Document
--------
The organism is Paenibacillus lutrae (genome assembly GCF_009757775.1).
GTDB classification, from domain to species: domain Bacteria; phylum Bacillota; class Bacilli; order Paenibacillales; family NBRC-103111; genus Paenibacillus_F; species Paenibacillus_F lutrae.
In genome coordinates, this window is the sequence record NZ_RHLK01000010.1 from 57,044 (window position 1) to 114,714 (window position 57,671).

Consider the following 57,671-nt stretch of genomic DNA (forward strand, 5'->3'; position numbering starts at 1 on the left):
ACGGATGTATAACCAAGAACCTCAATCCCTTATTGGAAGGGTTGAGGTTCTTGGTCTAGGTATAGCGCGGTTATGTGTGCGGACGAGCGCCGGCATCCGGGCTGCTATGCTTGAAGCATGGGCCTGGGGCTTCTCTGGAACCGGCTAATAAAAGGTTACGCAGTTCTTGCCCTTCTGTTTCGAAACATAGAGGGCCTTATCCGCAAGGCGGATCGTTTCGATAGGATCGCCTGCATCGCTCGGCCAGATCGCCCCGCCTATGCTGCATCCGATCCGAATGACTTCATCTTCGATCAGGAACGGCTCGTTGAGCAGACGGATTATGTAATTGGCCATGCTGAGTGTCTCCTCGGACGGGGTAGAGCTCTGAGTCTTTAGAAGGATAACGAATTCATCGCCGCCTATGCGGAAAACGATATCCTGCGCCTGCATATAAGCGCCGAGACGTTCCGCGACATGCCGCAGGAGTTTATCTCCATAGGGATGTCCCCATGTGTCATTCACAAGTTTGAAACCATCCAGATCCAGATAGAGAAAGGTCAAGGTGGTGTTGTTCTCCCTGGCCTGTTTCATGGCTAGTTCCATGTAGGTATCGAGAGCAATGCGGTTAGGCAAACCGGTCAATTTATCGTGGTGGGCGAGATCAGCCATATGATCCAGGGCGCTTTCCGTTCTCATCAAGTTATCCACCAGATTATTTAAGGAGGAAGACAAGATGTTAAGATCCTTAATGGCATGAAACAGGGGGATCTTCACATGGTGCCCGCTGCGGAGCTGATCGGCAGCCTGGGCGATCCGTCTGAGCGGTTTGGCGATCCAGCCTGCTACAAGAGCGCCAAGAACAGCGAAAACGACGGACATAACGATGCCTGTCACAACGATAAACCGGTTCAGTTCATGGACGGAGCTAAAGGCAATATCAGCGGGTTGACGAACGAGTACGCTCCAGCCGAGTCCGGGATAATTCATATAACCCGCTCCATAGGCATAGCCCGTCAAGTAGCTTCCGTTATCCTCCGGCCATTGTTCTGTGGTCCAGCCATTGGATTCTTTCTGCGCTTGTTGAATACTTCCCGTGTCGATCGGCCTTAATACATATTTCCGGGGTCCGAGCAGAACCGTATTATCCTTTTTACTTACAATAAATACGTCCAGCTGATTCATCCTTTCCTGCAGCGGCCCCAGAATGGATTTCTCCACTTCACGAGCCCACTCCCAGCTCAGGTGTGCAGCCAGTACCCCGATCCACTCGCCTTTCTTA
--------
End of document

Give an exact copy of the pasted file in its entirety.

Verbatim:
The organism is Paenibacillus lutrae (genome assembly GCF_009757775.1).
GTDB classification, from domain to species: domain Bacteria; phylum Bacillota; class Bacilli; order Paenibacillales; family NBRC-103111; genus Paenibacillus_F; species Paenibacillus_F lutrae.
In genome coordinates, this window is the sequence record NZ_RHLK01000010.1 from 57,044 (window position 1) to 114,714 (window position 57,671).

Consider the following 57,671-nt stretch of genomic DNA (forward strand, 5'->3'; position numbering starts at 1 on the left):
ACGGATGTATAACCAAGAACCTCAATCCCTTATTGGAAGGGTTGAGGTTCTTGGTCTAGGTATAGCGCGGTTATGTGTGCGGACGAGCGCCGGCATCCGGGCTGCTATGCTTGAAGCATGGGCCTGGGGCTTCTCTGGAACCGGCTAATAAAAGGTTACGCAGTTCTTGCCCTTCTGTTTCGAAACATAGAGGGCCTTATCCGCAAGGCGGATCGTTTCGATAGGATCGCCTGCATCGCTCGGCCAGATCGCCCCGCCTATGCTGCATCCGATCCGAATGACTTCATCTTCGATCAGGAACGGCTCGTTGAGCAGACGGATTATGTAATTGGCCATGCTGAGTGTCTCCTCGGACGGGGTAGAGCTCTGAGTCTTTAGAAGGATAACGAATTCATCGCCGCCTATGCGGAAAACGATATCCTGCGCCTGCATATAAGCGCCGAGACGTTCCGCGACATGCCGCAGGAGTTTATCTCCATAGGGATGTCCCCATGTGTCATTCACAAGTTTGAAACCATCCAGATCCAGATAGAGAAAGGTCAAGGTGGTGTTGTTCTCCCTGGCCTGTTTCATGGCTAGTTCCATGTAGGTATCGAGAGCAATGCGGTTAGGCAAACCGGTCAATTTATCGTGGTGGGCGAGATCAGCCATATGATCCAGGGCGCTTTCCGTTCTCATCAAGTTATCCACCAGATTATTTAAGGAGGAAGACAAGATGTTAAGATCCTTAATGGCATGAAACAGGGGGATCTTCACATGGTGCCCGCTGCGGAGCTGATCGGCAGCCTGGGCGATCCGTCTGAGCGGTTTGGCGATCCAGCCTGCTACAAGAGCGCCAAGAACAGCGAAAACGACGGACATAACGATGCCTGTCACAACGATAAACCGGTTCAGTTCATGGACGGAGCTAAAGGCAATATCAGCGGGTTGACGAACGAGTACGCTCCAGCCGAGTCCGGGATAATTCATATAACCCGCTCCATAGGCATAGCCCGTCAAGTAGCTTCCGTTATCCTCCGGCCATTGTTCTGTGGTCCAGCCATTGGATTCTTTCTGCGCTTGTTGAATACTTCCCGTGTCGATCGGCCTTAATACATATTTCCGGGGTCCGAGCAGAACCGTATTATCCTTTTTACTTACAATAAATACGTCCAGCTGATTCATCCTTTCCTGCAGCGGCCCCAGAATGGATTTCTCCACTTCACGAGCCCACTCCCAGCTCAGGTGTGCAGCCAGTACCCCGATCCACTCGCCTTTCTTA